Even so, there is more to the consumer than even this expanded perspective from mainstream economics. Characterized as homo socioeconomicus, the consumer is a social being as well as an individual being and as such is both unique and alike, solitary and communal, autonomous and dependent, self-centered and other-centered, self-made and culture bound. Soul food and Cajun cuisine originate in specific cultures and appeal especially to persons born and raised in those cultural environments. Preteens are persons who are dependent on their parents for the things they need and want. Similarly, the elderly may become dependent on their children because of some debilitating condition.

Additionally, as homo socioeconomicus, the consumer behaves in ways that are described as at once utility-maximizing and utility-satisfying, privacy-protecting and company-seeking, and commodity-acquiring and gift-giving. At times, a person will take less in terms of the maximum utility available at the moment so that a friend might have more. Or both may decide to share what they have, each one taking less than the maximum available if he or she were to exclude the other, in order that the other might have more, thereby affirming and strengthening their friendship.

As homo socioeconomicus, the consumer is free to choose whatever he or she is able to afford but is morally accountable for the choices made and makes those choices informed by reason and emotion, both by mind and heart, for the purpose of satisfying some want or meeting some need. Fear drives some consumer choices, as at times with handguns and security systems. Some persons known as compulsive consumers or shopaholics are addicted to shopping. Their choices are not rationally determined, nor are they freely made. As with homo economicus, homo socioeconomicus is not only hindsighted but also foresighted as when parents have to reduce their current consumption for years in order to set aside sufficient funds for their children's future education.

Human individuality prompts the consumer to make comparisons that are intrapersonal, but his or her human sociality encourages regard for others. Here, as well, our language informs us about the consumer whose behavior reflects human sociality. The free rider or deadbeat is a person with little sociality. The caring neighbor and the philanthropist are consumers with much sociality.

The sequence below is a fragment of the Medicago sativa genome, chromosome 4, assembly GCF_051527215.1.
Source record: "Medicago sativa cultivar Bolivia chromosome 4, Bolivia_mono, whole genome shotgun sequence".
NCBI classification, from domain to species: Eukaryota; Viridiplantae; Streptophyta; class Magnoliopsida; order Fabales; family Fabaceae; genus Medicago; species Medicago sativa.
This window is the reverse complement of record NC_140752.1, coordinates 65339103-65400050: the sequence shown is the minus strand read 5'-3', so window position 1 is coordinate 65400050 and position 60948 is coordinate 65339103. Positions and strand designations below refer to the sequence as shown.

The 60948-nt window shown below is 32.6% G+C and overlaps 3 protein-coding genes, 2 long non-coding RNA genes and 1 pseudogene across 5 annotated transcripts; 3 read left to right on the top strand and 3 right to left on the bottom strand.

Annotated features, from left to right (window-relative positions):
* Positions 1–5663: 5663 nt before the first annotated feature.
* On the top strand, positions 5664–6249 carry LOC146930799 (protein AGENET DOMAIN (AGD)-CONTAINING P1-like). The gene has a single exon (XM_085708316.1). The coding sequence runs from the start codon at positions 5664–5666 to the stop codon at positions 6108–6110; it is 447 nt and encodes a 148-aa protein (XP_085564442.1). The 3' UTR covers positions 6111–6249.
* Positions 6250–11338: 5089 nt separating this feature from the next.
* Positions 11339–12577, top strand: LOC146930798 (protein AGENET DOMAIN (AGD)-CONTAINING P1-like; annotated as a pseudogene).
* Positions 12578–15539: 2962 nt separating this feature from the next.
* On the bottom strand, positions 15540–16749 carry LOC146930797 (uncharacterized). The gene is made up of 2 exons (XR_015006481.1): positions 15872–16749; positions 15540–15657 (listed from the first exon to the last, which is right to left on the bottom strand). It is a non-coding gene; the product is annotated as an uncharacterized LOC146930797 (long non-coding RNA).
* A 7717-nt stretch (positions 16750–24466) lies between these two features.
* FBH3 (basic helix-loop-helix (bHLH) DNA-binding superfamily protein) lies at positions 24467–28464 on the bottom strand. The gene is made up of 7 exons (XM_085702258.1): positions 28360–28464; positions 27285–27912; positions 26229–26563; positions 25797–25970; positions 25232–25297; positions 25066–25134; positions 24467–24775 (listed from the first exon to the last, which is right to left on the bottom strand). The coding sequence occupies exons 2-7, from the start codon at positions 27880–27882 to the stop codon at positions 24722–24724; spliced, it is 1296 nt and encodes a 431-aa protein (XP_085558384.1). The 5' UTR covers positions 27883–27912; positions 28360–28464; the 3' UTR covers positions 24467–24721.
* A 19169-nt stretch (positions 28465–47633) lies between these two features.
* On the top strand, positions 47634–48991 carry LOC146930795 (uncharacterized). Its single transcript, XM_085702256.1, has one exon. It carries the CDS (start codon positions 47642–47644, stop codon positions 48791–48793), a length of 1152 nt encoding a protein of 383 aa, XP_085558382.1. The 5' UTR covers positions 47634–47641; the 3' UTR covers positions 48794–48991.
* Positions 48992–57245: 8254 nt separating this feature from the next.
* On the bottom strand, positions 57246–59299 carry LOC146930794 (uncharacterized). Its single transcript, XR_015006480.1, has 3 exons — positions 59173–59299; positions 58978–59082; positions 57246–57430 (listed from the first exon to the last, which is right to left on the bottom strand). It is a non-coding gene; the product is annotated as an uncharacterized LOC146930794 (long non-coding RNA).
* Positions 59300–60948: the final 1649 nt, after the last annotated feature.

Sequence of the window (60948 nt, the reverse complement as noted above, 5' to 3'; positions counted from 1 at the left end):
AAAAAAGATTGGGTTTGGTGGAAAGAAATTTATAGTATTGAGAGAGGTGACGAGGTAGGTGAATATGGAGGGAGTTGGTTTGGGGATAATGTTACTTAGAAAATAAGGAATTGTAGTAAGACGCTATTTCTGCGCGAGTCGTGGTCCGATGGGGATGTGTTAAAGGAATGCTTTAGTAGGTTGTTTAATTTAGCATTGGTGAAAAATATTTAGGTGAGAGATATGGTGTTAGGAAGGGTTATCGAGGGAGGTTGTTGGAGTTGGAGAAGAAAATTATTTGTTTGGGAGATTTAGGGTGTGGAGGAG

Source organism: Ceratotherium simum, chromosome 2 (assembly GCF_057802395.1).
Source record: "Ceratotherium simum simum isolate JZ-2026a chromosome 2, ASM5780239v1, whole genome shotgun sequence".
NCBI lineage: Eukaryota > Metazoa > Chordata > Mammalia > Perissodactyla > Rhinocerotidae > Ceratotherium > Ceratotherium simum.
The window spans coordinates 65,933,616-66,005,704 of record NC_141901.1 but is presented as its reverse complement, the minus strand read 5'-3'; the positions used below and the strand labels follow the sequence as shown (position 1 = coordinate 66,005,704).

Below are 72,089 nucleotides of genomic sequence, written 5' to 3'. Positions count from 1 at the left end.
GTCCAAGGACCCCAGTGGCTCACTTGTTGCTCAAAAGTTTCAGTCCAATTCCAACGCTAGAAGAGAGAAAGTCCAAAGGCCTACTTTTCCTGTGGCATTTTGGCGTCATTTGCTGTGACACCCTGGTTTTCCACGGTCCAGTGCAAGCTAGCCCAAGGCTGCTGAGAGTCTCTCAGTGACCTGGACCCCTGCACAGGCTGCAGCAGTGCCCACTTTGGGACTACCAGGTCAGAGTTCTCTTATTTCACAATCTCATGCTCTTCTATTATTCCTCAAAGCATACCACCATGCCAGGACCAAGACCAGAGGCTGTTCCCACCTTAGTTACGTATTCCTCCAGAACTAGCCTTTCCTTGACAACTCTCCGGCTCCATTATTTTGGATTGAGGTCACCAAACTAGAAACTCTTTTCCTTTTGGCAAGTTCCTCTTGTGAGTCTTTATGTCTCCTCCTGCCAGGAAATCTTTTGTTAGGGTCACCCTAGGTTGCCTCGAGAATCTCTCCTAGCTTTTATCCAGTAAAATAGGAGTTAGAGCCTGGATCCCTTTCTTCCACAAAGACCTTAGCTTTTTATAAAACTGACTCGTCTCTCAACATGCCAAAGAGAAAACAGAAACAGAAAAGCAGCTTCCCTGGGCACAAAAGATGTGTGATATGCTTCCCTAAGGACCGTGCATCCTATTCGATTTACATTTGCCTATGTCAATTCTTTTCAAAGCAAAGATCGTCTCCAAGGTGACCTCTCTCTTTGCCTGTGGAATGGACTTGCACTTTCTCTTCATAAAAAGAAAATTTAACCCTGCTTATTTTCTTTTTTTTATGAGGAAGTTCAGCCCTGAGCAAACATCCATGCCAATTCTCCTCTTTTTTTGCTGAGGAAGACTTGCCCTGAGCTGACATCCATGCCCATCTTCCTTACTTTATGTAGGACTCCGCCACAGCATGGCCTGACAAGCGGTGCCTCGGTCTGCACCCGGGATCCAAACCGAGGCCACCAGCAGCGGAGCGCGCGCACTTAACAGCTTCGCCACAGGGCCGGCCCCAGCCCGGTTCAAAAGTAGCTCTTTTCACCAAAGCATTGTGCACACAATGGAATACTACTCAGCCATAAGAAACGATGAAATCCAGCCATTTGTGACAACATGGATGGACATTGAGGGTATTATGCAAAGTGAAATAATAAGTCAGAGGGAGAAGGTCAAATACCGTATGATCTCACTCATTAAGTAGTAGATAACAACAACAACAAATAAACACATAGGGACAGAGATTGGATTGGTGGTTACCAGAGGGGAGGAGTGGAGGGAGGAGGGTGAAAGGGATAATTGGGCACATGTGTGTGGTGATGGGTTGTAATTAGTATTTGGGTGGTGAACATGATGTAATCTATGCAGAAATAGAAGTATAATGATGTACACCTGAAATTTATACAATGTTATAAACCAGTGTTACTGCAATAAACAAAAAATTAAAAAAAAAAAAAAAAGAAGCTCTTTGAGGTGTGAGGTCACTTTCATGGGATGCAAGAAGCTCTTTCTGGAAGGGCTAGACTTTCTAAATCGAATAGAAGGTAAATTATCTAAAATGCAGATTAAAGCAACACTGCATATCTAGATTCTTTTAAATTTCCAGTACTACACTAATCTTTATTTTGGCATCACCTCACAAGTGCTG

Because humans are at once individual beings and social beings, conflict is a regular element in human affairs. Thus, consumers often are called on to resolve conflicts between self and others as, for example, between the teenager who wants a car and the parents who have to pay insurance on that car but really want to upgrade to a digital television, between saving for the children's education or for one's own retirement, between traveling to a friend's funeral and supporting his widow or attending a high school reunion. By recognizing the issue of conflict resolution in consumer choice, it follows that the behavior of homo socioeconomicus is more difficult to predict than the conduct of homo economicus who encounters no such conflicts. Thus, we have the reluctance in mainstream economics to put aside homo economicus even in the face of overwhelming evidence that economic man no longer accurately represents the economic agent in the global economy.

Further, humans need more than the goods and services required for physical well-being. The human spirit seeks goodness, truth, and beauty in various forms such as music, art, drama, nature, literature, dance, and sports. In searching for the good, the true, and the beautiful in whatever form they might take, it is necessary to purchase goods and services. To attend a concert, it is necessary to pay an admission fee. To enjoy the beauty of the seashore or the mountains, certain travel expenses are necessary. In other words, one cannot experience goodness, truth, and beauty without purchasing certain goods and services such as airline tickets, hotel accommodations, restaurant meals, and thus an important dimension of consumption is to meet the needs of the human spirit.

It could be argued that homo economicus addresses the needs of the spirit through leisure activities. However, mainstream economics assigns leisure a negative formulation--time spent not working--and in that sense skirts the issue of those kinds of needs. An economics that defines the economic agent in terms of person rather than individual, a personalist economics, gives leisure a positive formulation--time spent in activities that meet the needs of the spirit--and thereby construes leisure as contributing to personal development.

The Worker

Work has two principal effects: on the goods and services that are produced and on the person who does the work. Personalist economics presents the person who works as homo socioeconomicus for the same reason it characterizes the consumer as homo socioeconomicus. The worker is two-dimensional, at once an individual being and a social being, capable of competing with coworkers and cooperating with them. Further, the worker is a real, living, breathing person engaged in economic affairs and not merely a resource to be used in the production process. The worker, in other words, has dignity well beyond and apart from the instrumental value that attaches to his or her contribution to economic affairs.

Human beings work in order to earn the income to purchase the goods and services that meet human physical need and satisfy human physical wants--both of which originate in the human body. The amount of income earned through work depends in principle on the significance of the worker's total contribution to the production of goods and services. Thus, earnings are linked to the first main effect of work and therefore are an implicit affirmation of the principle of private property that asserts the simple truth that whatever is produced belongs to the person who produces it.